Just wanted to let you know that I finally found a few quiet minutes to sit down at my computer and look up your website the other night. I was very impressed by the design and concept of the website -- it is really a wonderful resource and it is amazing that you have managed to compile so many stories from young women around the globe. The issues are also very intersting and timely. I just have a few thoughts and suggestions, based on what I read, that I hope you don't mind my sharing with you.
I was curious to know how you found the stories that you published on the site. One of the reasons I ask is that while I wasn't able to read all the stories related to War and Conflict--since there were so many of them and I could have spent hours since they seemed so fascinating!-- I did feel that they seemed to be in general less directly critical of US-sponsored war and occupation than I would have expected, especially from young women in Iraq or Lebanon. I know that it is not an easy time for Arabs or Muslims, especially, to be denouncing US policies, but it would be really helpful if there could be a more complete and accurate perspective on the wars in the Middle East.
For example, I noticed that one of the Lebanese women had a poster of Nasrallah that was quite wonderful, but her account of the "media star/war hero/war mongerer" did not say anything about Nasrallah's political philosophy or the roots of Hezbollah's emergence (after the 1982 Israeli invasion of Lebanon). The other Lebanese woman had a much longer piece but that too had only a passing mention of the war, attributing it to the capture of IDF soldiers by Hezbollah, but not mentioning anything about the Israeli occupation of southern Lebanon or the Lebanese prisoners inside Israel. I realize that these essays are just personal reflections, not political or historical essays, but if they all tend toward a certain perspective, my concern is that readers will not get any more insights into what is actually going on in these zones of war and conflict than what they find in the mainstream media, and worse still, that they may leave with a distorted picture of what the sources of these conflicts are and believe these accounts even more, since these are first-person accounts from people who are really "there."
So if this perspective was accidentally produced by who submitted, I think it would be a really good idea to solicit articles from people who reflect a much broader range of perspectives of what Arab women think about the wars in the region ... for e.g. you could look at sources from ElectronicIntifada's Lebanon site, and for Iraq, you would find Riverbend's blog has a very different perspective on the US occupation than the Iraqi woman featured on the website, who did not give any explanation for why someone in the (US-sponsored) Iraqi govt would ask her mother's opinion about "democracy," let alone whether it is possible to have democracy under occupation, or why her family was attacked for belonging to the local council. The Iraqi woman did document the horrors of the invasion, but there were a lot of gaps in the article that were left unexplained. The article by the sister of the American marine was somewhat better, in my view, and she actually mentioned Palestine as well, but it would have been really good to have these opinions expressed by one of the many Iraqi women who can attest to the sham that is going on in Iraq, not to mention the atrocities in Palestine.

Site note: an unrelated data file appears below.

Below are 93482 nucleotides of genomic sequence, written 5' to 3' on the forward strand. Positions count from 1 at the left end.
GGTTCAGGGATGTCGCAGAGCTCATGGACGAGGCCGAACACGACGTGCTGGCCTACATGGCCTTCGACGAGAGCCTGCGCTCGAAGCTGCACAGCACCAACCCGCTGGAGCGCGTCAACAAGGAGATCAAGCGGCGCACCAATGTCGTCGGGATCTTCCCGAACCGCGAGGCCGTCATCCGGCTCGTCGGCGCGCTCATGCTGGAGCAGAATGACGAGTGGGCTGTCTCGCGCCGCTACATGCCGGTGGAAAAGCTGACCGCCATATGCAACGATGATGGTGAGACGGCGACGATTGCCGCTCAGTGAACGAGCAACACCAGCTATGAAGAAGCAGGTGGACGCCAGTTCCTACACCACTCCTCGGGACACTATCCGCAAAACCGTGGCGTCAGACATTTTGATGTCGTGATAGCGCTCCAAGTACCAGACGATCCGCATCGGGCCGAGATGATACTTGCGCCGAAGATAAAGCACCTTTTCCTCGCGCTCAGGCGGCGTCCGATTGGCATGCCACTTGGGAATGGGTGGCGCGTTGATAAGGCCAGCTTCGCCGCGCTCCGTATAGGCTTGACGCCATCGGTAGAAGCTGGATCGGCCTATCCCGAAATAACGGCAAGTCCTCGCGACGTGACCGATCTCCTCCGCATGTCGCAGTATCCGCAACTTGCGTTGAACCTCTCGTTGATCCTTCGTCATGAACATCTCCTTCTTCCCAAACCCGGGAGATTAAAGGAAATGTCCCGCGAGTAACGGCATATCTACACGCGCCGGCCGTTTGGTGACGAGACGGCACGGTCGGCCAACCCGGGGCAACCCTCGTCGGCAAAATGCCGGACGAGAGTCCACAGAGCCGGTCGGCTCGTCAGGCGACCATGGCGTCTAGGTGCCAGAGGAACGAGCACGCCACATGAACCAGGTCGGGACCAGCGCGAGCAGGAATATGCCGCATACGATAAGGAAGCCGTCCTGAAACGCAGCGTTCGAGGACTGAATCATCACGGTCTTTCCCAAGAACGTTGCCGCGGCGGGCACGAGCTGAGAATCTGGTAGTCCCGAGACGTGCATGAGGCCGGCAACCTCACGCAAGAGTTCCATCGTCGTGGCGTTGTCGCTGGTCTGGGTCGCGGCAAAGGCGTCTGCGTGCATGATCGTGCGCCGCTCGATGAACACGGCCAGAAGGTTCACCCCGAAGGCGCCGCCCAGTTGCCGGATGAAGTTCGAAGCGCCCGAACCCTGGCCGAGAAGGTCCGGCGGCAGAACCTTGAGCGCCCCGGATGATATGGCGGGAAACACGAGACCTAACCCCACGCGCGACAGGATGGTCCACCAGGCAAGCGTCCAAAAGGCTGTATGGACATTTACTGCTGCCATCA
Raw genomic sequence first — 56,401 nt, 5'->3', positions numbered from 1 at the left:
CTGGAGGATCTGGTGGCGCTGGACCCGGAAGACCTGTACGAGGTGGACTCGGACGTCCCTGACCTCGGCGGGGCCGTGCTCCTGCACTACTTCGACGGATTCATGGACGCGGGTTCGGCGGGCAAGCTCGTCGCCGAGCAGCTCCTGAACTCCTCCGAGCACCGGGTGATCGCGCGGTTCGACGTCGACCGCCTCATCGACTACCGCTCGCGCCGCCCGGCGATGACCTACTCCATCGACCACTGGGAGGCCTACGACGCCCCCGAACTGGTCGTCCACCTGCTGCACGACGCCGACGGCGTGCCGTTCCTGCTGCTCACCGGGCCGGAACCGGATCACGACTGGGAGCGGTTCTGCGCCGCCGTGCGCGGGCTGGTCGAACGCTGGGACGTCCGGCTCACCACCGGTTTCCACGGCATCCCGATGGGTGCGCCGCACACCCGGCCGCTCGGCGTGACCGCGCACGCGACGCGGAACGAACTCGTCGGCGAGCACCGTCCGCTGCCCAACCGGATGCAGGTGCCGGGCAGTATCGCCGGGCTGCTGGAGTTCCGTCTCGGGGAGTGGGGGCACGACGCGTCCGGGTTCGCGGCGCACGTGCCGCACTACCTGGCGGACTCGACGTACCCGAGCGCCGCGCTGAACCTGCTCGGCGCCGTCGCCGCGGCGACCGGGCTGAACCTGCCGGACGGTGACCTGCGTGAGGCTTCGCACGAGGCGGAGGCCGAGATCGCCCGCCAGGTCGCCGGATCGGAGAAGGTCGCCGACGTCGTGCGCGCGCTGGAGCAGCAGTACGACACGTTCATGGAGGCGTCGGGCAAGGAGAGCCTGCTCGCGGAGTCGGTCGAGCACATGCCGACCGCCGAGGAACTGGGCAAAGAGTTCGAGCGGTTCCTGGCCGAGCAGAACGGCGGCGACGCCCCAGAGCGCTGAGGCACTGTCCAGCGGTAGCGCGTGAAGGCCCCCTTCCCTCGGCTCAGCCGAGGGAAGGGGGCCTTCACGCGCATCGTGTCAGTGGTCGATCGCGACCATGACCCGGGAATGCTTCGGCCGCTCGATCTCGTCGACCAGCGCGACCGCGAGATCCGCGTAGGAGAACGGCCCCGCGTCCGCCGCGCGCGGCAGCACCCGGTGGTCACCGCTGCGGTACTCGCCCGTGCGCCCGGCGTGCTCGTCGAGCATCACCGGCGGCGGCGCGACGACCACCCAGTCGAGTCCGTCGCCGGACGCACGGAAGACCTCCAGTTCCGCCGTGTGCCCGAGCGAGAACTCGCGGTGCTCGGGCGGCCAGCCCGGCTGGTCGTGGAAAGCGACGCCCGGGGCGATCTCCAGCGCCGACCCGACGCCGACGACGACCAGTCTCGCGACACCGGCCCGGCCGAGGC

I should add that I realize that these stories are stories, not political essays or even journalistic accounts. But I do think it would be important for the website to reflect the range of views that young women in the Arab world, in particular, have about war and conflict, if these are to be meaningfully addressed. I also read the Pakistani woman's story about Eid, and while I appreciated the pluralist sentiment and historical context in the essay, I think many Muslim Americans do not feel that the US is a place where they can publicly express their Muslim identity in safety, even if many are divided about how democratic the US is relative to their home countries, as I'm sure you know.
The reality is that there is a lot of frustration, anger, fear, and skepticism among Arabs and Muslims, and I think it is important for someone to provide an outlet to those views so that Americans understand how people feel when they are bearing the brunt of US aggression or surveillance and foreign invasion. It was interesting that the place where this was most evident was the comments posted by other readers from places such as Indonesia or Kenya, and I think it would be good to actually have stories that reflect this view as well.
I hope you don't mind my honest feedback -- I think this project is a very important one and it could play a very useful role if it could open viewers' eyes to the reality of what many are thinking and experiencing at this time of war and conflict.